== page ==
Dry Weather, but Be Ready When It Does Rain
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This is the third consecutive fall in Caldwell County that has been marked by dry conditions. Currently, I’d describe our situation as bone dry. The NC Drought Management Advisory Council classifies the conditions we are experiencing in Caldwell County as D1, with Southwestern Caldwell as D2. They define D1 as a moderate drought and D2 as a severe drought.
Unlike the past two years, when we escaped drought despite the typically drier La Niña pattern. Now we’re transitioning into an El Niño this winter, which typically brings hope for more sustained wetter weather. However, any substantial relief from the drought is forecasted to be in the long-term outlook. In the short term, little precipitation is expected through the end of November.
Of course, it will rain again; we just don’t know when. Nonetheless, there are measures you can take to maximize the benefits of the rain when it arrives. First, avoid mowing or grazing your fescue too short. Ideally, leaving 4 inches tall is best. When the grass reaches this height, it’s advisable to wait for rain. The fescue will recover much quicker if it’s not overgrazed or mowed too close.
To achieve maximum growth during the fall and early spring, fall is typically the season to fertilize fescue lawns, pastures, and hayfields. However, due to the current dry conditions, I would not recommend fertilizing at this time. Lime, however, can be applied if needed.
Our soils naturally become more acidic over time, which is why lime application is often necessary. Here are a few key points about lime:
- Lime is a soil amendment, not a fertilizer. Dolomitic lime contains calcium and magnesium, while calcitic lime only supplies calcium.
- Lime is available in powdered or pelletized form for easy application, and while liquid lime is an option, it typically represents a more costly method.
- Lime raises soil pH. Soils in our area tend to be clay-based and become more acidic over time. A pH of 7 is neutral; anything below 7 is acidic, and above 7 is alkaline.
- Though lime can be applied any time of the year, fall is the traditional season for its application.
- Most plants, including fescue and many garden vegetables, thrive in slightly acidic soils with a pH between 6.0 to 6.5.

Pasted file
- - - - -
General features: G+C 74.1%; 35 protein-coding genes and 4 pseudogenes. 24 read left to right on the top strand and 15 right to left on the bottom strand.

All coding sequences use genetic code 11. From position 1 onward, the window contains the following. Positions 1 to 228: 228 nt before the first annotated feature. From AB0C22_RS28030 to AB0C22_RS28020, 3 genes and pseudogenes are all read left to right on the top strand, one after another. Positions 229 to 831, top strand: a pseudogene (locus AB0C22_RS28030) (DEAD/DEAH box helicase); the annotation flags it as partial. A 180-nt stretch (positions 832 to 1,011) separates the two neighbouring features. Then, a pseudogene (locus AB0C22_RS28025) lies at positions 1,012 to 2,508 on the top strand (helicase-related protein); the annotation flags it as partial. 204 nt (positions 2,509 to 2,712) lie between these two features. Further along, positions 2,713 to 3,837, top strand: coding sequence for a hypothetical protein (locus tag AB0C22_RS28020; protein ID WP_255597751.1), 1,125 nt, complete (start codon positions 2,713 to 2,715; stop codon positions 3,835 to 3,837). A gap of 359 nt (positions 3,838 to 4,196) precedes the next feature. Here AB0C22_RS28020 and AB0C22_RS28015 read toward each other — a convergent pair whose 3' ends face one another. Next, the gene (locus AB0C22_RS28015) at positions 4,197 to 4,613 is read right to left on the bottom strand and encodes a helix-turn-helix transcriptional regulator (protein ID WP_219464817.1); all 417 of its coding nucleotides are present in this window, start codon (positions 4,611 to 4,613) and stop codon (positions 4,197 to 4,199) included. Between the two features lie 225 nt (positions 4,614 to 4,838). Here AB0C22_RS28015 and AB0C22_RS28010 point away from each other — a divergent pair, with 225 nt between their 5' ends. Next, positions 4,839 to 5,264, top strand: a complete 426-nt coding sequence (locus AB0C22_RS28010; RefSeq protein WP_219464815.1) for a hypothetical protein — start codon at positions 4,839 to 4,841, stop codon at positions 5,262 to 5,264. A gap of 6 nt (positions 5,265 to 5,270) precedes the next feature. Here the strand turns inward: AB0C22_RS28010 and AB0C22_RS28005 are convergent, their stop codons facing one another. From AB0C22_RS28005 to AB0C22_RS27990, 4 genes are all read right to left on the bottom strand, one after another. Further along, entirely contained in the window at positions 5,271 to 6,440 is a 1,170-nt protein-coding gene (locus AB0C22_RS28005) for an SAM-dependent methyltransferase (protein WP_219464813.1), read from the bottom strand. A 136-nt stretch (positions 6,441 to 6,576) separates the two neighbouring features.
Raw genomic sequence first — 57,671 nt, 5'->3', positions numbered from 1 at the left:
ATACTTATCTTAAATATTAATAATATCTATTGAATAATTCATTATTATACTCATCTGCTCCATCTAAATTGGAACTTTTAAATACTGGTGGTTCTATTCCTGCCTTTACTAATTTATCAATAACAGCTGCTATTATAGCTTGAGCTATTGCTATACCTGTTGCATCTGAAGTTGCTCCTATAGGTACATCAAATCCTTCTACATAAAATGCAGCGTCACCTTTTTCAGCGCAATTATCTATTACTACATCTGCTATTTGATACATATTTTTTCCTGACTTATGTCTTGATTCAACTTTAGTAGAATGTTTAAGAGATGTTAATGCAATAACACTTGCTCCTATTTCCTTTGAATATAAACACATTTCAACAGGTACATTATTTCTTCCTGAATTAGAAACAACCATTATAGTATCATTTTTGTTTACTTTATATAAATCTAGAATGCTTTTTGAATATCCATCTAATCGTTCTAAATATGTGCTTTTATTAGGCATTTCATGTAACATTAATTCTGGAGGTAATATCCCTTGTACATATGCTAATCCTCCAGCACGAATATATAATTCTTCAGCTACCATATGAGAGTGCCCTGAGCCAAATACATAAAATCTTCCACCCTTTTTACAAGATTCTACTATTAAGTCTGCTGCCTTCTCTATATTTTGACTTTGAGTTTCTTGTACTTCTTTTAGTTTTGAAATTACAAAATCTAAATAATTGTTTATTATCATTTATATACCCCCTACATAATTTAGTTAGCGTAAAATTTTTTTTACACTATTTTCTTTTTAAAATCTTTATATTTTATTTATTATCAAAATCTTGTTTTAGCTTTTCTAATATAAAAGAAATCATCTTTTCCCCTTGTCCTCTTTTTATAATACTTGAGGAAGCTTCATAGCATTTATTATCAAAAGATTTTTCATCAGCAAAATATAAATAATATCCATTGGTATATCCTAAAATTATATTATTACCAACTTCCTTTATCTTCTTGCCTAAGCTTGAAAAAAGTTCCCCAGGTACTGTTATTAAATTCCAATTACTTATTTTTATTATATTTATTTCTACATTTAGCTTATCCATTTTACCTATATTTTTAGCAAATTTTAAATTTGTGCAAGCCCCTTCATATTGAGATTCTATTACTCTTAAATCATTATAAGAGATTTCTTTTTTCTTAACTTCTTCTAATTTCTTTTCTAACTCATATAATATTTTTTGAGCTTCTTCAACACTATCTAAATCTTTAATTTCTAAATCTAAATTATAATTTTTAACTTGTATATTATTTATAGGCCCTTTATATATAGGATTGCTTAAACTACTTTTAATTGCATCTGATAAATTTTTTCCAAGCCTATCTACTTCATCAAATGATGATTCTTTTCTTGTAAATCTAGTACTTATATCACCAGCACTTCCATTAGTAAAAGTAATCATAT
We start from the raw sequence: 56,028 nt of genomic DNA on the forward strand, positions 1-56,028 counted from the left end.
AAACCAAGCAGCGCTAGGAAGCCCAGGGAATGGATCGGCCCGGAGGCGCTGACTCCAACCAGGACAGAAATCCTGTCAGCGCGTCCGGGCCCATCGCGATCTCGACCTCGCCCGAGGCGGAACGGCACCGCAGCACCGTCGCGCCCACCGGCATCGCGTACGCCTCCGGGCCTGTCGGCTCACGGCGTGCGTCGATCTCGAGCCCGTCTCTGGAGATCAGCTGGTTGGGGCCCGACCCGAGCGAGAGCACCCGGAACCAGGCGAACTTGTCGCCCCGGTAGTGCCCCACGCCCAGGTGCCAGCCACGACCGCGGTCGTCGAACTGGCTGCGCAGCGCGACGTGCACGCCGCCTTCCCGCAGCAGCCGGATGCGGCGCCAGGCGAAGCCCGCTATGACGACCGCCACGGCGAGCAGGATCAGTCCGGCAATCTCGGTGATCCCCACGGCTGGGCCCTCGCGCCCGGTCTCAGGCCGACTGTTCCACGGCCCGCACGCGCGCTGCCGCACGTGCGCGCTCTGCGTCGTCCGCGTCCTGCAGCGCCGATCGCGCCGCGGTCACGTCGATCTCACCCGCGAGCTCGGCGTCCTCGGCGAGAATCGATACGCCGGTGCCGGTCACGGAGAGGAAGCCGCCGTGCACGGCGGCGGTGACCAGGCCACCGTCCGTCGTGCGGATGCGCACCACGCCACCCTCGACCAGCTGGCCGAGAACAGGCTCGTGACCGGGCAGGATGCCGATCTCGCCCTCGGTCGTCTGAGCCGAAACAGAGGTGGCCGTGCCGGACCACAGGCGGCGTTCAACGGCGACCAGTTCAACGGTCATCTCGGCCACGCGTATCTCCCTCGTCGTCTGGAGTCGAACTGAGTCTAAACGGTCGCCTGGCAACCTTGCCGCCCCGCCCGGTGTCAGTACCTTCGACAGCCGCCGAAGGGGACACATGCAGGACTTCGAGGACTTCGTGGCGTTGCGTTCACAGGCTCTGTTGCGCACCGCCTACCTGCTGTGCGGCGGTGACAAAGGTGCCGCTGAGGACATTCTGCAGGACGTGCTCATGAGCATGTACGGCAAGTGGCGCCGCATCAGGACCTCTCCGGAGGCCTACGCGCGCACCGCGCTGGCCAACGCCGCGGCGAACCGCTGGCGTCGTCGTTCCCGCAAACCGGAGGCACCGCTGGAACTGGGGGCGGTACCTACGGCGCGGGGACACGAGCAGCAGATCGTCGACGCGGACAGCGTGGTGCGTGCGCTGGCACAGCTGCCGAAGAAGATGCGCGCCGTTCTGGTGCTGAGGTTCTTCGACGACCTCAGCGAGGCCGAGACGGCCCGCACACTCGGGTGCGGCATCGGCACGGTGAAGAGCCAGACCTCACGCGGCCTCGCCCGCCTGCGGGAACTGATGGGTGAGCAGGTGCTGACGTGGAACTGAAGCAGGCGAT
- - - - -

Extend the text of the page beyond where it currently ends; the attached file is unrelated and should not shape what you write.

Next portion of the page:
- Certain plants, such as azaleas, rhododendrons, blueberries, and broomsedge, prefer even more acidic soils with a pH below 6.0.
- Both low and high soil pH levels can prevent plants from absorbing nutrients effectively.
Soil testing is the most reliable method to determine soil nutrient content and pH levels. It is a misconception that “you can’t put down too much lime” – indeed, excessive lime can be applied. I have seen several instances over the years where too much lime was causing a problem with plant growth in Caldwell County.
Applying lime or any other nutrient without soil testing can be harmful to plant health. Soil tests are conducted by the NC Department of Agriculture. Kits are available at the N.C. Cooperative Extension Center at 120 Hospital Ave, Lenoir, along with soil probes for sampling. Soil testing is essential for the correct application of lime and fertilizer. This service is free until the end of November, after which there is a $4 charge per sample.
A proper soil sample should be taken at a depth of 4 inches, which may be difficult in dry conditions. This depth corresponds to the effective rooting zone of grass and is the appropriate level for altering soil nutrient composition in lawns, pastures, and hayfields. For plowed gardens and fields, samples should match the depth of the plowed layer.
If you have questions about soil testing or any other agricultural concerns, please contact the N.C. Cooperative Extension, Caldwell County Center at (828) 757-1290 or visit us online.
Special thanks to Darrell Blackwelder for collaboration on this article. Darrell is retired from North Carolina Cooperative Extension where he served as a horticulture agent and the Director of the N.C. Cooperative Extension,Rowan County Center.